Jill and I both think it is fun living in China and getting to do things that we’d never get to do in the USA.
We’ve met people that there is just no chance we would have met if we had stayed at home.
We’ve had experiences we never would have had, both good and bad, if we had stayed at home.
And, we’ve learned things about ourselves, that we never would have learned if we had stayed at home.
They say that the strength of a relationship can be shown when you travel with each other.
Well, Jill and I met 8 days before I moved to China, and her willingness to jump in, move over here, and try a new life, says so much about her.
I guess my willingness to quit my job, move over here, and see what would happen says a lot about me also.
As far as I can tell, if traveling together proves if a relationship can make it, we are gonna make it easily after this journey.
Especially when you add in the extra stress of living in China, and starting a new job, and having almost no connections here when we arrived.
And yet we’ve built a real community and expatriate “family” that I will be very sad to leave when that day comes.
This trip to Xian was just another example of that:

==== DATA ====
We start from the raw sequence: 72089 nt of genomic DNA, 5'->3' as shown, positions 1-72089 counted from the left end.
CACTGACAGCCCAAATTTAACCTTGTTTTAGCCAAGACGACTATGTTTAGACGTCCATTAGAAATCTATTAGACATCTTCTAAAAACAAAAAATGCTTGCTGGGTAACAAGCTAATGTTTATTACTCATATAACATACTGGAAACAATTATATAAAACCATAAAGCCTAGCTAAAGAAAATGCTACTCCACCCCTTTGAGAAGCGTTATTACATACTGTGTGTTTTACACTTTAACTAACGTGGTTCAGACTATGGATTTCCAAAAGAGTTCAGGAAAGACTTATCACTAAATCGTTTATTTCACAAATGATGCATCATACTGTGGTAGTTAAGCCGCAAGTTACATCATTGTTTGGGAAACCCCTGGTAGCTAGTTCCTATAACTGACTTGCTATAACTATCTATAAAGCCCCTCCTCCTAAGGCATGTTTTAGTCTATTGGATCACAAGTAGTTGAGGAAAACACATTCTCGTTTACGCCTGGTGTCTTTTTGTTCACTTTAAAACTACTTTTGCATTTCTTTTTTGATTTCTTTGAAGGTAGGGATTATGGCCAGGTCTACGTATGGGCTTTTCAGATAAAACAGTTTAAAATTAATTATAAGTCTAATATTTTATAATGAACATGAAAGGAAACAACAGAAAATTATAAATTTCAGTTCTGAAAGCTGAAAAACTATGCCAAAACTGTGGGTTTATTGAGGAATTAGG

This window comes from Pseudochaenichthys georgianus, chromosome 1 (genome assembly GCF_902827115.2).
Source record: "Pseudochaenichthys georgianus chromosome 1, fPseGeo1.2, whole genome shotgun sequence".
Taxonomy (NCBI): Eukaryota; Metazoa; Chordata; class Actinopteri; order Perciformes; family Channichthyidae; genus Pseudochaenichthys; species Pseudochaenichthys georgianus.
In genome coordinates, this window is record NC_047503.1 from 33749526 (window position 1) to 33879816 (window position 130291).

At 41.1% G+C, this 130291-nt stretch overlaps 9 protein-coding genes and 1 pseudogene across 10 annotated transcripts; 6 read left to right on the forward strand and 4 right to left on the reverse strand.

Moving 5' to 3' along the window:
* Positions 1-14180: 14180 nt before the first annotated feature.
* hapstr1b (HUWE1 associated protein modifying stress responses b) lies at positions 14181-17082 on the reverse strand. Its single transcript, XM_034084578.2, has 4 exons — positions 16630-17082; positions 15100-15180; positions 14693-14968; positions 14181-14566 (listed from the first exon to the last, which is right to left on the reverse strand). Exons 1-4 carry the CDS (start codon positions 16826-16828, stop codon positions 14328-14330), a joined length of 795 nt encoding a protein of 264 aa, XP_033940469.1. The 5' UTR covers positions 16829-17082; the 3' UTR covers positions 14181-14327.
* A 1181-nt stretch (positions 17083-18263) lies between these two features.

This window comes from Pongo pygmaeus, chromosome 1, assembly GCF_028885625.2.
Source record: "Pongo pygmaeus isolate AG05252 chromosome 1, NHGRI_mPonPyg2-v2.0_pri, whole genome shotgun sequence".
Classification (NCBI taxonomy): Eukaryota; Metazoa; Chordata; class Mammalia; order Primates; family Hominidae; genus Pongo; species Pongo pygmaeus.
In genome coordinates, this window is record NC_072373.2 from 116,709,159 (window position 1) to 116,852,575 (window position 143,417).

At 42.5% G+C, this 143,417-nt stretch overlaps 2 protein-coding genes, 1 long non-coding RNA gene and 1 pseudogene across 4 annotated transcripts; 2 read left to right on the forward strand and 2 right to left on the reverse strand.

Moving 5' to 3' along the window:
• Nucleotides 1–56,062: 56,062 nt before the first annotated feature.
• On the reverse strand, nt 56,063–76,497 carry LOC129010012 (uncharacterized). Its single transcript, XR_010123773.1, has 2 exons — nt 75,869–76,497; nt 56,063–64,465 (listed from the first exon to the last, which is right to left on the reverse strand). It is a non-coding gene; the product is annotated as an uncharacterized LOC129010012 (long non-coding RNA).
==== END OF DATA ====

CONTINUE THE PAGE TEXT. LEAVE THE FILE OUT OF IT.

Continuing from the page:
As expatriates, you become close to people, and connect with them, in ways that you wouldn’t back in your home town or country.
In China it is incredibly important to do this because expatriates are so out of place and people can feel so lost, hopeless, and alone.
We definitely count on our expatriate family, which include my eldest brother, Robert, to do that.
Jill’s cousin, Michelle, lives in a city of 400,000 people in Northeastern China.
There are about 20 expatriates living there and 7 of them are one family.
I have no idea how she handles it, but she does, and she is amazing. Meeting Michelle has been another gift of living in China.
One really doesn’t know who they will meet when they travel.
It allows Jill and me to keep an open mind, and eye, to what may come and how to deal with things that happen to us.
So far, so good.
Enjoy the ride…we sure are!